When I was first looking for work, I had to give out the telephone number of the shared house I was living in, and hope that my flatmates would pass on any messages. Needless to say, they didn’t always reach me. Getting my first mobile phone back in ’95 was a real breakthrough, enabling me to be in control of how people contacted me, even if it was expensive.

Fast forward 15 years, and now I can use my phone for email, update my blog, download clips to view. I can call anywhere else in the world cheaply for free via Skype. And make comments on the latest cuts via online  project management systems. As a director, I can essentially work from my mobile phone anywhere with a decent wifi connection. And really, you’re never that far from some kind of wifi signal.

This is great, as you can take time off without having to worry about abandoning the project you’re working on, and you can still get your job ad updates from the likes of Production Base and Film Crew Pro.  You can be responsive if someone calls to offer you work.

However, as a freelancer, I remember that niggling doubt in the back of my mind when I went away: “When will the next job come in?” I only got chance to have holidays between contracts, which meant the time I was away I should have been looking for work. It’s not a holiday if you’re constantly worrying about the next job. You have to have the ability to stop. To switch off completely from work. To be ‘out of service’. To allow your brain to clear from the pressures of production.

So here are my tips for balancing ‘keeping in contact’ with ‘getting away from it all’:

1) Make sure you have an out of office reply set on your email, saying that you are ‘away’. Being ‘away’ is much more ambiguous. State a time of day that you check your emails (see below).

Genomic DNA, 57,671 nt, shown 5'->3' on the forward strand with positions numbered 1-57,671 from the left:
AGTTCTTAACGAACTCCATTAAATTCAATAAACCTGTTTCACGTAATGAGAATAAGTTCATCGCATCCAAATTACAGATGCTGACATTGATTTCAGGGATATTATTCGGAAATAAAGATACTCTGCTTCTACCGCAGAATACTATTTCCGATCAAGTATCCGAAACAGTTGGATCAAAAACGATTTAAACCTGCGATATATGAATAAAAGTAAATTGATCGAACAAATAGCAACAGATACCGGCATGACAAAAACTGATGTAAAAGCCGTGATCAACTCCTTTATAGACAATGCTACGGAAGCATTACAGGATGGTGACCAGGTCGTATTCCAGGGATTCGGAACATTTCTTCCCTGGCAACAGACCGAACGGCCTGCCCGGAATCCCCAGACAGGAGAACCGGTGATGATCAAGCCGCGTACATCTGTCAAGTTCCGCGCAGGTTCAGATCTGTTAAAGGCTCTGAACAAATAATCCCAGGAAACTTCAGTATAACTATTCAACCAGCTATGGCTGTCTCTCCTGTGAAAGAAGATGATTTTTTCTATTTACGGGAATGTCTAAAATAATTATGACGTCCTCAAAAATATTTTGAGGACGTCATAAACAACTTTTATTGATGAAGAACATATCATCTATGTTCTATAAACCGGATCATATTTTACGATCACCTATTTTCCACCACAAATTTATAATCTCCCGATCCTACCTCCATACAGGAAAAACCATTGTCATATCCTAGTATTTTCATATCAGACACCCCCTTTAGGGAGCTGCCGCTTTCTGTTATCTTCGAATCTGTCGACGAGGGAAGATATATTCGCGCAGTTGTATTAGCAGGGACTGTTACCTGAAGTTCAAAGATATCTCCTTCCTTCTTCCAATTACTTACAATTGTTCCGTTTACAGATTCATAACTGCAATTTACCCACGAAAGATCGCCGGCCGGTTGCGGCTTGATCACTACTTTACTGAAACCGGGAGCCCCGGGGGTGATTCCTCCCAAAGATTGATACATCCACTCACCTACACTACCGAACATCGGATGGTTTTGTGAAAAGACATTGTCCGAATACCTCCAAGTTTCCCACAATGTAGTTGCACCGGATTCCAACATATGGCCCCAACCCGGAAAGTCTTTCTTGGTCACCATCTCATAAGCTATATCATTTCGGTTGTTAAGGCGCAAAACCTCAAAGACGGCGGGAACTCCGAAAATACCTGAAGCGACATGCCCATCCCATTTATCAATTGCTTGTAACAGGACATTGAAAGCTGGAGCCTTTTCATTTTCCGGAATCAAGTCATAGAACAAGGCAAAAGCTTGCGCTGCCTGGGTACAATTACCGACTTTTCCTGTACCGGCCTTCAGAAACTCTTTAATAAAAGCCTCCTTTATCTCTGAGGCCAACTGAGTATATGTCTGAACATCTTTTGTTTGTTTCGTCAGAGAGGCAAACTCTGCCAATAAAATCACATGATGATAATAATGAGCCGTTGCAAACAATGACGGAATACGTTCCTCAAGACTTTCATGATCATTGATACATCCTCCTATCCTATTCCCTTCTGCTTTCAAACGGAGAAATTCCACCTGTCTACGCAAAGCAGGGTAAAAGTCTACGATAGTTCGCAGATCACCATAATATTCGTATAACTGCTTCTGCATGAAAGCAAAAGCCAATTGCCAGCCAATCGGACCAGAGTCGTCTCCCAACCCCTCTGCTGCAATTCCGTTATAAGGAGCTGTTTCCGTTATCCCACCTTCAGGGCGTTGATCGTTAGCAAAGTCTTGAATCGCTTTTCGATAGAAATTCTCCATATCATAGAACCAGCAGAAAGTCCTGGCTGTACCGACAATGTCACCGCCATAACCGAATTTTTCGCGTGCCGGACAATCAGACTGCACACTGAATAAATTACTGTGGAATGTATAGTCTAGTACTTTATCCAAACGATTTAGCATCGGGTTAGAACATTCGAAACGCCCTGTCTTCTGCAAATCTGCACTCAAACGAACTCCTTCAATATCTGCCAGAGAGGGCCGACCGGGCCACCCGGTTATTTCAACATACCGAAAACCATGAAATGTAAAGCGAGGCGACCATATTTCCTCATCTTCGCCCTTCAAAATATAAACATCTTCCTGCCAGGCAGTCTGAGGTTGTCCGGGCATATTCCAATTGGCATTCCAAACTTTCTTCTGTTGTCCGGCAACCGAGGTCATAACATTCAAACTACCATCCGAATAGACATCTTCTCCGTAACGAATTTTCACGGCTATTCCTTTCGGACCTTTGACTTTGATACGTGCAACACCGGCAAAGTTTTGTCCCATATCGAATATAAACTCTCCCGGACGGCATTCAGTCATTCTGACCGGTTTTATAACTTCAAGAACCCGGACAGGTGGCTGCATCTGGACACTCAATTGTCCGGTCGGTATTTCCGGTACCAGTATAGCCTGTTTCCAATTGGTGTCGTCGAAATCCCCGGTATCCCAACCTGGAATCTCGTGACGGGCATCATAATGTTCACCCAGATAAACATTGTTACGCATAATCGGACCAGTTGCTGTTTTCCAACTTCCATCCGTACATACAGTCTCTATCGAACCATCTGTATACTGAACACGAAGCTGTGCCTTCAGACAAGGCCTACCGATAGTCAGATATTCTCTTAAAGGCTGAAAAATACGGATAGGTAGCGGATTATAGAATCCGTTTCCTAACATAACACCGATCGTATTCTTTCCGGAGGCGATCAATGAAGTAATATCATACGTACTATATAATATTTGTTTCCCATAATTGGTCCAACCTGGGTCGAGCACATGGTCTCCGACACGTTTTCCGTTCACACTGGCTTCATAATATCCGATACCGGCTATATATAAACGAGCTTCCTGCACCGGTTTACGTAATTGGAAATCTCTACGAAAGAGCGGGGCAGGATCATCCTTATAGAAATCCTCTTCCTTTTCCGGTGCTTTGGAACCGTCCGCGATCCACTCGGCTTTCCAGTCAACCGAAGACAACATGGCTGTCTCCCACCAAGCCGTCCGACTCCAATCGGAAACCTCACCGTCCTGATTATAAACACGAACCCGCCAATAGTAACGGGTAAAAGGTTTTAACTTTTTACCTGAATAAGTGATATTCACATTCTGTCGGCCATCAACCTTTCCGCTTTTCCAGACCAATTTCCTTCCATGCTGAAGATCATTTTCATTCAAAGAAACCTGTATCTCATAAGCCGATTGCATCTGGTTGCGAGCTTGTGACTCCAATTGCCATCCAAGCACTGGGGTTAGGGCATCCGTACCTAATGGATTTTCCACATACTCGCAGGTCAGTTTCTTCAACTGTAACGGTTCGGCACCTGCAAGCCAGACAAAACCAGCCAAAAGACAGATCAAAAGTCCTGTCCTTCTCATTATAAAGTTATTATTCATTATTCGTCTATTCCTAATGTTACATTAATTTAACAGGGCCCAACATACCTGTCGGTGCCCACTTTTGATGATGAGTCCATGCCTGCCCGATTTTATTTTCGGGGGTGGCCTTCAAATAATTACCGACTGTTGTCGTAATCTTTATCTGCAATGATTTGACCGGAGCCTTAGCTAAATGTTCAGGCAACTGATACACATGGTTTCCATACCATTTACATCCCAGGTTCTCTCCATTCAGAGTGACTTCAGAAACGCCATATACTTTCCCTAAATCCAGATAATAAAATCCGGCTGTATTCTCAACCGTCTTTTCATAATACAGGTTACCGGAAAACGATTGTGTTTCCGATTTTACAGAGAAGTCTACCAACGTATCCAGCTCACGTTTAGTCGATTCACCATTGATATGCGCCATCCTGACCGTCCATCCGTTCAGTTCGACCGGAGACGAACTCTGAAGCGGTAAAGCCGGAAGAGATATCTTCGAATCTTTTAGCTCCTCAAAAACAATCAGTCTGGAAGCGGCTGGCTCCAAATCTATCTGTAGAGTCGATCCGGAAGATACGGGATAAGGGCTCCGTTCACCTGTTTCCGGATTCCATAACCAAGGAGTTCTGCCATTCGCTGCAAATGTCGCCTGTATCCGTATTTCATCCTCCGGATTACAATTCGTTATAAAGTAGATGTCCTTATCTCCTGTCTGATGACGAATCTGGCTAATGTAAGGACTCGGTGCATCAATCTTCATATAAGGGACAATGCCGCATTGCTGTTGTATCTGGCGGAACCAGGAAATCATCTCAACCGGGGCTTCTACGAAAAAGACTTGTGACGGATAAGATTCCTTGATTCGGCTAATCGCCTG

2) Change your answerphone message. Again, clearly state a time of day you’re going to be checking messages.

3) Usually, email software on phones and laptops are set to check for messages every 5 -15 mins. Make sure this is turned off, so you have to actively choose to pull emails off the server, and be sure to do this only once or twice a day. Pick a point in the day which seems appropriate eg during a recent holiday, 6pm in Stockholm was usually the point where I was back at the hotel from a day out, and before I went out for the evening. It was also 5pm in the UK, which meant I could deal with any emails before close of business on the same day.

4) Then go and do something fun and unwind!


Gavin Ricketts is a Producer/Director with twenty year's experience. His book on writing CVs for the creative industries has helped Film and TV Crew win more work.


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Comments

  1. Recently took a 10 day break to China. The benefit of extortionate roaming charges is that my phone was turned off throughout the trip.

    I had a job enquiry in the time I was away but thankfully it was not urgent enough for radio silence to be an issue.

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